How Do I Download the Dynamic Update Client (DUC) for Linux?

Connection, Power, and Flexibility with Linux

The No-IP team will be the first to proclaim they are Linux fans. In fact, there is even a company-wide Linux Slack chat room! Although the Mac and Windows systems are robust and dependable, the No-IP team appreciates that Linux has more advanced and modern code built in Rust, a memory-safe programming language that makes exploits and hacks a lot more difficult.

It’s only fitting that No-IP provides a Linux DUC. Our DUC continually checks for IP address changes in the background and automatically updates the DNS at No-IP whenever it changes for devices that are not already integrated with No-IP.

Take a look below at the installation process, specialized features, and some helpful tips.

Installation Process

You will need root user permissions to perform some of these functions, so use sudo when prompted.

There are a few notes before you start the installation process:

  • We use Ubuntu in the example screenshots, but all Linux distributions should be supported.
  • If you are using an ARM based device such as a Raspberry Pi, you can now use the APT package manager to easily install the No-IP DUC! Simply use the arm64 deb file instead of the amd64 file.

To being the installation process, you will need root user permissions to perform some of these functions, so use sudo when prompted. Then, open the terminal.

In our Linux DUC Installation Guide from our Knowledge Base, there are two ways to install the DUC:

  • Using the Debian apt Package Manager
  • From Source

Package Manager

Note: This uses apt to install the No-IP DUC, so if you are on another distro, you can skip down to the “Installing from Source” section.

We recommend using your built-in Package Manager to install the program. This will download all dependencies and ensure it is installed correctly. The .deb file for installing on Debian-based setups, like Ubuntu, is included within the tarball in the Binaries folder.

First, download the Linux DUC:


Then, extract the file:

tar xvf latest

Now install it:

cd /home/$USER/noip-duc_3.1.0/binaries && sudo apt install ./noip-duc_3.1.0_amd64.deb


  • If you are root, you do not need to issue the sudo command.
  • If you are on a Raspberry Pi or other ARM based device, use the arm64 file in the binaries folder instead of the amd64 file.

sudo apt install ./noip-duc_3.1.0_arm64.deb

Once the command is complete, run noip-duc to start the program.

To explore the various options, run noip-duc –help to see the available commands.

Installing From Source

Another option to install the Linux DUC is by building the program from Source, which should work on any Linux platform.

Note: The Linux DUC is built in Rust, so make sure Rust is installed before you start the process.

First, download the Linux DUC:


Then, extract the file and move it into the directory:

tar xvf latest cd noip-duc_3.1.0

Next, install Rust using the Rust toolchain installer:

curl --proto '=https' --tlsv1.2 -sSf | sh

Type 1 > Default Installation when prompted.

Once Rust has been installed:

cargo build --release

Once that has been completed, copy the application to your programs folder:

sudo cp target/release/noip-duc /usr/local/bin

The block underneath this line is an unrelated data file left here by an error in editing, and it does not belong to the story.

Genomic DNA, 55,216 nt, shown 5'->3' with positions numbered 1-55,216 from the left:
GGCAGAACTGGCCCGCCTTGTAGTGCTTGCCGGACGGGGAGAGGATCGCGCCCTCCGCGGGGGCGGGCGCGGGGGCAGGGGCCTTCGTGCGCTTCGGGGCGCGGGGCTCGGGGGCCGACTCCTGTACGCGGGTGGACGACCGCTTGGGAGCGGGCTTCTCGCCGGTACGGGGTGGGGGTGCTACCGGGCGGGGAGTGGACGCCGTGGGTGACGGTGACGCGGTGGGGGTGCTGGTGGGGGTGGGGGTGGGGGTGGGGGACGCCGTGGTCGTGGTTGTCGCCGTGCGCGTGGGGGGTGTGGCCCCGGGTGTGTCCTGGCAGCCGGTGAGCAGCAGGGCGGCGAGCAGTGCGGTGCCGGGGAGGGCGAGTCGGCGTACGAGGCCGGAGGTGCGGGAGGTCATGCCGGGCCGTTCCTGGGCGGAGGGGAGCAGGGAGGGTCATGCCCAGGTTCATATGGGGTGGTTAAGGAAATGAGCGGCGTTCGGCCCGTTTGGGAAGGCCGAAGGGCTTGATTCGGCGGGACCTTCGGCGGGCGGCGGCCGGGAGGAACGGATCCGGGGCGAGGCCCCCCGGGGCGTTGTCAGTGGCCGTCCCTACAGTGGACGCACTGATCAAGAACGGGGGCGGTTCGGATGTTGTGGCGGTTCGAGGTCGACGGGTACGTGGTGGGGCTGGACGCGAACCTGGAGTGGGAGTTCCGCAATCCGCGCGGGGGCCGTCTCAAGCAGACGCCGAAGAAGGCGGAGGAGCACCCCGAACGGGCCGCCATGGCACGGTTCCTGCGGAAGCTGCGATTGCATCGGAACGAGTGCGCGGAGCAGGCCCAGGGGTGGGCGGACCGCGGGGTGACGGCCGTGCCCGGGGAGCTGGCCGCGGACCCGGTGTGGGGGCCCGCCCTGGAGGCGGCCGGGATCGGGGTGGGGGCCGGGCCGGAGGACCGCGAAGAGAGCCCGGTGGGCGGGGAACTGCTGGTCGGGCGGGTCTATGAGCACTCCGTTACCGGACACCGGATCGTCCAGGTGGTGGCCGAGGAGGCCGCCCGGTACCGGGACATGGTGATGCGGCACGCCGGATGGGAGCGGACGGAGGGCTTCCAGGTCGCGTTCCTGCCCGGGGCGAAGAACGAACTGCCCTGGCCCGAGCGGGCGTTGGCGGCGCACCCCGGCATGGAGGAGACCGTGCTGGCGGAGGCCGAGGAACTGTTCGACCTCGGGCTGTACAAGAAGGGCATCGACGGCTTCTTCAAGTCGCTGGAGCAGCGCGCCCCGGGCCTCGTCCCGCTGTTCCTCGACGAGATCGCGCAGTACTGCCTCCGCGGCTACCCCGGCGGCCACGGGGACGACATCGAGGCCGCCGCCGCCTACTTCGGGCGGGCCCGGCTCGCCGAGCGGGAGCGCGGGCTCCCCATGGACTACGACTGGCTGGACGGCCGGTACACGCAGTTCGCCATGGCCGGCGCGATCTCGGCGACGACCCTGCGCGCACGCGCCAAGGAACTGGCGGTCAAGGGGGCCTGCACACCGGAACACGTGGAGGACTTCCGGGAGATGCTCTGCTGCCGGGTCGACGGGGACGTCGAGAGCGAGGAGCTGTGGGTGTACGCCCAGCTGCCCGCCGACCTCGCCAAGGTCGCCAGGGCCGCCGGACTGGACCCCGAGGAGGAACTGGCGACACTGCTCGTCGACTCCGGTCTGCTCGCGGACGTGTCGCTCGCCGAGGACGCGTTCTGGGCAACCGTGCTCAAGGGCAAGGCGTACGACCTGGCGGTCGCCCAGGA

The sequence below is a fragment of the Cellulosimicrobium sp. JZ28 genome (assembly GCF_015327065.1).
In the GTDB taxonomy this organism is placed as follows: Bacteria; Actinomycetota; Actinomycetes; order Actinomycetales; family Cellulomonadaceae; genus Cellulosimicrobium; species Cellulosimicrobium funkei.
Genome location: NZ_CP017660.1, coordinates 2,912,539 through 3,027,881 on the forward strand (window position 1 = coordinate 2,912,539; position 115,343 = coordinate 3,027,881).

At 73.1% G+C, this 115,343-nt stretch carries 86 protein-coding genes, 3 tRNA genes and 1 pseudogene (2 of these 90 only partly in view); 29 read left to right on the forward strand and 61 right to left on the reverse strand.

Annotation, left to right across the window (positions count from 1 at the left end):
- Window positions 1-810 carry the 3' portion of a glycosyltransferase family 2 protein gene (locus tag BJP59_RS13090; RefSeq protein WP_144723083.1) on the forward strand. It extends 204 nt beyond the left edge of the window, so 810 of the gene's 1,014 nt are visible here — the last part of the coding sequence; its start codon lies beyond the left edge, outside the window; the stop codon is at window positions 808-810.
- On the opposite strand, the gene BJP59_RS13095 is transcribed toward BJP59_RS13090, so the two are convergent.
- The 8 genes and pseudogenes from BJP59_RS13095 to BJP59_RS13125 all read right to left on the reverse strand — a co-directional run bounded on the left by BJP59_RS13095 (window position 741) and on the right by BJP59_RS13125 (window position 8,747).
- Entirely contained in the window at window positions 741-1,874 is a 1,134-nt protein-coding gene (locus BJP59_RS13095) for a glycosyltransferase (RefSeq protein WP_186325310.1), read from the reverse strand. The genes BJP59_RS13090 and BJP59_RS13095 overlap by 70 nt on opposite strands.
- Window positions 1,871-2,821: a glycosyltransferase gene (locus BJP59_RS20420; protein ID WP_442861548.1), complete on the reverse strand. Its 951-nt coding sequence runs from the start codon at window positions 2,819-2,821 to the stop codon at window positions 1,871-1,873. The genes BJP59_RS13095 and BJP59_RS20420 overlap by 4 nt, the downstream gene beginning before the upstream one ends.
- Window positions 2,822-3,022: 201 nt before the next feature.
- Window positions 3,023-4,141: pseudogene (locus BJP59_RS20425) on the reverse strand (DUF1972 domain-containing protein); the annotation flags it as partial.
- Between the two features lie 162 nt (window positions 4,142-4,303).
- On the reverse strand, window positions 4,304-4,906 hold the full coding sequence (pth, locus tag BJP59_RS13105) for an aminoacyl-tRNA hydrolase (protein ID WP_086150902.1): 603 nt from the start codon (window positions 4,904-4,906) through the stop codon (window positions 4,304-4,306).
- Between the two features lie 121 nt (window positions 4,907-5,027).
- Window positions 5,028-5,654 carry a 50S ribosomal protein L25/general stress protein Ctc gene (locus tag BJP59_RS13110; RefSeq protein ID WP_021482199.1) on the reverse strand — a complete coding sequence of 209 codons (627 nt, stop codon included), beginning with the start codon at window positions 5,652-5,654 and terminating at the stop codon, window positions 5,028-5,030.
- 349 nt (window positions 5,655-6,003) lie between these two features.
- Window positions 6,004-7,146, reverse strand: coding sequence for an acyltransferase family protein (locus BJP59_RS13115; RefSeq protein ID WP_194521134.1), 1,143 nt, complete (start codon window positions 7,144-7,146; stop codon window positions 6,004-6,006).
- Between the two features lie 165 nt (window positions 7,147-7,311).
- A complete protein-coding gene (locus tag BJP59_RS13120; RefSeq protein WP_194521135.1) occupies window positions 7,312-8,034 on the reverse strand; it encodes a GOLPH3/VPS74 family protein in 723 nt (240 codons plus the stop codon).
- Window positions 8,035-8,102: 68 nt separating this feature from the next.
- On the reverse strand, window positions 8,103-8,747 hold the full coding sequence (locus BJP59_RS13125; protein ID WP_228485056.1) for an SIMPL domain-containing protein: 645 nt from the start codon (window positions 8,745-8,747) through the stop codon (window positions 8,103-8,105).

Now, you can run the No-IP DUC by issuing the noip-duc command!


noip-duc [OPTIONS] --username <USERNAME> --password <PASSWORD>


noip-duc -g -u username -p password

Note: If you’re using DDNS Keys use your DDNS Key Username and your DDNS Key Password, along with as the hostname.

There are a number of different features: Run noip-duc –help and be sure to check out the INSTALL.MD and README.MD files within the directory to see our full documentation and help guide.

But Wait, There’s More!

You probably want to run the Linux DUC in the background and ensure it starts automatically when your computer reboots. We have a separate guide which uses Systemd. Please see our documentation here.

Linux DUC Logs

One of the most popular inquiries regarding DUC is how to find logs. Take a look at the steps below to find out how to find the Linux DUC logs.

This will only work if you have set the No-IP DUC to run automatically at startup. To learn more on that, please see the guide here.

First, use the following command in your terminal to display all available application logs.

journalctl -u noip-duc

You can use a pipe | and tail for the logs to be outputted as a text file with a specific amount of lines.

journalctl -u noip-duc | tail -n [number of lines you would like to be output in the output log file] > noiplogs.txt

linux duc logs 2

Then, the log file can be viewed in your home directory (/home/$USER) using the following command:

cat noiplogs.txt

THE Special Feature

If you’ve reviewed our Windows DUC and Mac DUC blogs in the series, you’ll notice there is a list of various special features that each DUC offers per their specific system. The Linux DUC has one special feature, but it’s pretty advantageous: It supports IPv6! Take a look at our Knowledge Base article about Automatic IPV6 updates with Linux DUC.

A Big Round of Applause

Special shoutout to our customers who volunteered to be our beta testers and provided valuable feedback. The No-IP team values any and all feedback so we can make our services and products the best possible for our users.

Have feedback or questions regarding the Linux DUC? Feel free to reach out to our exemplary Customer Service team to discuss further.